Us Consular Representation In Britain Since 1790 (eBook)
de Nicholas M Keegan
Sobre o livro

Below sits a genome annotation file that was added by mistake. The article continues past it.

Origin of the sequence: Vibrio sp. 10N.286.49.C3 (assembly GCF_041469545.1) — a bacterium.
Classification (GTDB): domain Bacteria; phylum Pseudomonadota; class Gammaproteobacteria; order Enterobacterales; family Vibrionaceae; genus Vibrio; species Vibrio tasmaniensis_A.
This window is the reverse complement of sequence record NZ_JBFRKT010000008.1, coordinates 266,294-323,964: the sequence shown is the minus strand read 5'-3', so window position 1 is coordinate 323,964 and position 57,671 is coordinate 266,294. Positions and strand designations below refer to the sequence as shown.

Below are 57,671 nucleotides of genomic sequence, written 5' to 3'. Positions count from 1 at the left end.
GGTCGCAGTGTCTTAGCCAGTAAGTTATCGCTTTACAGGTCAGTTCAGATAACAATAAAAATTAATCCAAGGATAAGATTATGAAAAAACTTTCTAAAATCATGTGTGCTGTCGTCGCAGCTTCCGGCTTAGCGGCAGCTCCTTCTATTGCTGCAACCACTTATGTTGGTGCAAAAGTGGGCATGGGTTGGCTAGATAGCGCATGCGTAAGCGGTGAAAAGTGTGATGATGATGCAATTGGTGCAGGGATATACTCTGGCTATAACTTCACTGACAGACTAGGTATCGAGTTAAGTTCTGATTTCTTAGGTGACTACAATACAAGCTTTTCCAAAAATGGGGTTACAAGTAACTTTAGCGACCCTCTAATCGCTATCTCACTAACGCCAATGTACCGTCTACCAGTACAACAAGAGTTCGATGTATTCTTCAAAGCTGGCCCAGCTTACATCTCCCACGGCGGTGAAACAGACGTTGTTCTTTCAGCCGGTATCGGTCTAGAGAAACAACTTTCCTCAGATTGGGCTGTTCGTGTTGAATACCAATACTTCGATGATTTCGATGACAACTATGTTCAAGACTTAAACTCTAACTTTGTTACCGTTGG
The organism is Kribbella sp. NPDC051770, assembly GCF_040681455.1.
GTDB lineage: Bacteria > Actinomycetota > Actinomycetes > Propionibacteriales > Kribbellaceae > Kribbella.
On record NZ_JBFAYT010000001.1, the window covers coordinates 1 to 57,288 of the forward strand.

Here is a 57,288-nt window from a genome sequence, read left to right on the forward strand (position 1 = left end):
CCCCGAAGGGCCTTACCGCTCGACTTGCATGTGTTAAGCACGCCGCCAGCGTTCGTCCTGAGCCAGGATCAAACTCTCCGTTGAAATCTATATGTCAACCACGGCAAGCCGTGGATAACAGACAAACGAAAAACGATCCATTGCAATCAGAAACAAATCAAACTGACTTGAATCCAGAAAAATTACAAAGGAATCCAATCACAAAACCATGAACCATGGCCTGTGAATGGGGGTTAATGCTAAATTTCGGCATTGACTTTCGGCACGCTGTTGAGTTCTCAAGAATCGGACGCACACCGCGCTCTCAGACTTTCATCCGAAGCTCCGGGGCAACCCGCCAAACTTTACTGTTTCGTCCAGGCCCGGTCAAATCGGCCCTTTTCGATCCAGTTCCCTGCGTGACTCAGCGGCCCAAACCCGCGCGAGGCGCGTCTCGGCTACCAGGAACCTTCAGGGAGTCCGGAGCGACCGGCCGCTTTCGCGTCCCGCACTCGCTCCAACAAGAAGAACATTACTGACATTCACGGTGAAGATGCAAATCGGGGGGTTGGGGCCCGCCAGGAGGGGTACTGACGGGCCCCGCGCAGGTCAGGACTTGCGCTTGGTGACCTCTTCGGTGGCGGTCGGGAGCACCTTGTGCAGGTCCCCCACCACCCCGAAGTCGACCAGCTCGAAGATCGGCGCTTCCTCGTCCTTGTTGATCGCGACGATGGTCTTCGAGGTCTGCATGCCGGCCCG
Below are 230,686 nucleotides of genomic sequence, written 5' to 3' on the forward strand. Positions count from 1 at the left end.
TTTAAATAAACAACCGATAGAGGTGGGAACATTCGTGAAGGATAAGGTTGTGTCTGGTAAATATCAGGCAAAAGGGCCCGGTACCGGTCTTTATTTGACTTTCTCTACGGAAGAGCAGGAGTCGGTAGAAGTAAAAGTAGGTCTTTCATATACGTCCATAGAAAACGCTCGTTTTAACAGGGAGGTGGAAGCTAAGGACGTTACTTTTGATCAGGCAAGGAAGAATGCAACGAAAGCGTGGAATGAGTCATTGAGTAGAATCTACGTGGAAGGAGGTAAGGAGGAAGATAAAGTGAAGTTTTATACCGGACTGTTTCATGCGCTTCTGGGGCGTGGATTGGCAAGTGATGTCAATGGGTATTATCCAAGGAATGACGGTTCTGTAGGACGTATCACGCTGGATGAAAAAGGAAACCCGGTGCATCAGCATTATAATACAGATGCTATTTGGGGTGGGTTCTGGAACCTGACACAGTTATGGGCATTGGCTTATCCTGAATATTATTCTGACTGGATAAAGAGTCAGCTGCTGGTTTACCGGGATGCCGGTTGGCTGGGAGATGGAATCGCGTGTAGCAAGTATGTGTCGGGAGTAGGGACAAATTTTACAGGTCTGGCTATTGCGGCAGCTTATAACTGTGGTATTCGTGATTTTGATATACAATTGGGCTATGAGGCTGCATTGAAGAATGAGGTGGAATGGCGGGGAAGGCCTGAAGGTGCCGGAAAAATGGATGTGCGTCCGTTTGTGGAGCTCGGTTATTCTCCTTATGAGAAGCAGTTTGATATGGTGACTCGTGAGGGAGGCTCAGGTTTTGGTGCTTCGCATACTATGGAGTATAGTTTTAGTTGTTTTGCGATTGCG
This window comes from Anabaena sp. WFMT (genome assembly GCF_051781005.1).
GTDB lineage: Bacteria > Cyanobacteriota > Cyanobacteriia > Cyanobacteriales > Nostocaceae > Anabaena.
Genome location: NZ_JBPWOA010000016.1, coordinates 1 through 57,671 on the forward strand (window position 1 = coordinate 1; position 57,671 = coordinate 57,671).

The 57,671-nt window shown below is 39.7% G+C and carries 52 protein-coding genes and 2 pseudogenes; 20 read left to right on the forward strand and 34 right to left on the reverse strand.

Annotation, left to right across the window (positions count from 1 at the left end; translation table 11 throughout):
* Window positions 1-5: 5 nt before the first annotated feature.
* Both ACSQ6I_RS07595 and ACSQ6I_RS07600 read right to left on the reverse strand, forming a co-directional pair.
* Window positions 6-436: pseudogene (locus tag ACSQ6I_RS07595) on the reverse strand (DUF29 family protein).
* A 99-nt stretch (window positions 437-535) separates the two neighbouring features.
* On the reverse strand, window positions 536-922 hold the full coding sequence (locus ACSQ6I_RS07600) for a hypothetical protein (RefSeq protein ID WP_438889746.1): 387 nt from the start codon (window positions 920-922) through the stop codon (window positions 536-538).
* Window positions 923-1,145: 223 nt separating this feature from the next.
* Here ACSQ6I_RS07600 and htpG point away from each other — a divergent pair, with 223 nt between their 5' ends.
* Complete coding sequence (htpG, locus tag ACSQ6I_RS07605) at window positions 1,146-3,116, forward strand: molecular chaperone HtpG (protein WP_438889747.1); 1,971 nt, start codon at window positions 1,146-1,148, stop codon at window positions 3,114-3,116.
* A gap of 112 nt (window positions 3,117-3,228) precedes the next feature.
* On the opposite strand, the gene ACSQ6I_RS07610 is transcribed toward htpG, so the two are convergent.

The book is meticulously researched, drawing mainly on archives in the United States and Britain and includes previously unpublished photographs. It is in three parts. Part I begins with a reminder of the early days of American independence and the formation of the new nation and is a useful backdrop to the rest of the book. This was a period of rapid growth which saw the creation and development of the State Department and the Consular Service. Accounts are given of the frequent legislative changes, the major weaknesses of the early Consular Service, the Spoils System which ensured that political allies or presidential fundraisers were appointed as consuls, the calls for reform, how the Consular Service lost its separate identity in 1924 when it merged with the Diplomatic Service to form the unified Foreign Service, and the amalgamation of the State Department and the Foreign Service in 1954. Parts II and III form the major section of the book. Part II concentrates on the consulates and the people who served in them in Britain and pre-independence Ireland and is an overview of the American consular presence from 1790 to the present day. Topics covered include the wide-ranging extent of the consular network, British nationals who served as American consuls, consular families, office accommodation, furnishings and equipment of consulates, espionage activities conducted by the consuls in Britain during the American Civil War, how Texas and Hawaii had consulates in Britain before they became States of the Union, inspections of consulates, the dangers faced by consuls during the First and Second World War blitzes, and the lengthy attempts by women to become consuls and diplomats. Part III consists of detailed histories of consulates in fifteen towns. These include the dates on which the offices were operational, short biographies of staff who served in them and an indication of their routine activities, including a few noteworthy incidents or highlights. The accounts are of varying length reflecting the duration of the consulates' presence. The extent and scale of the former consular network can be appreciated from the list of locations and categories of consular offices shown in the Appendix. The book concludes with a review of how the consular function has evolved and kept pace with changing demands and needs. Although the Spoils System now exists for only one consular appointment, at a post which is not in the UK but is within the London embassy's remit, it still thrives in those embassies where career consuls and diplomats report to an ambassador who may be a political appointee. This is particularly the case in a number of European posts.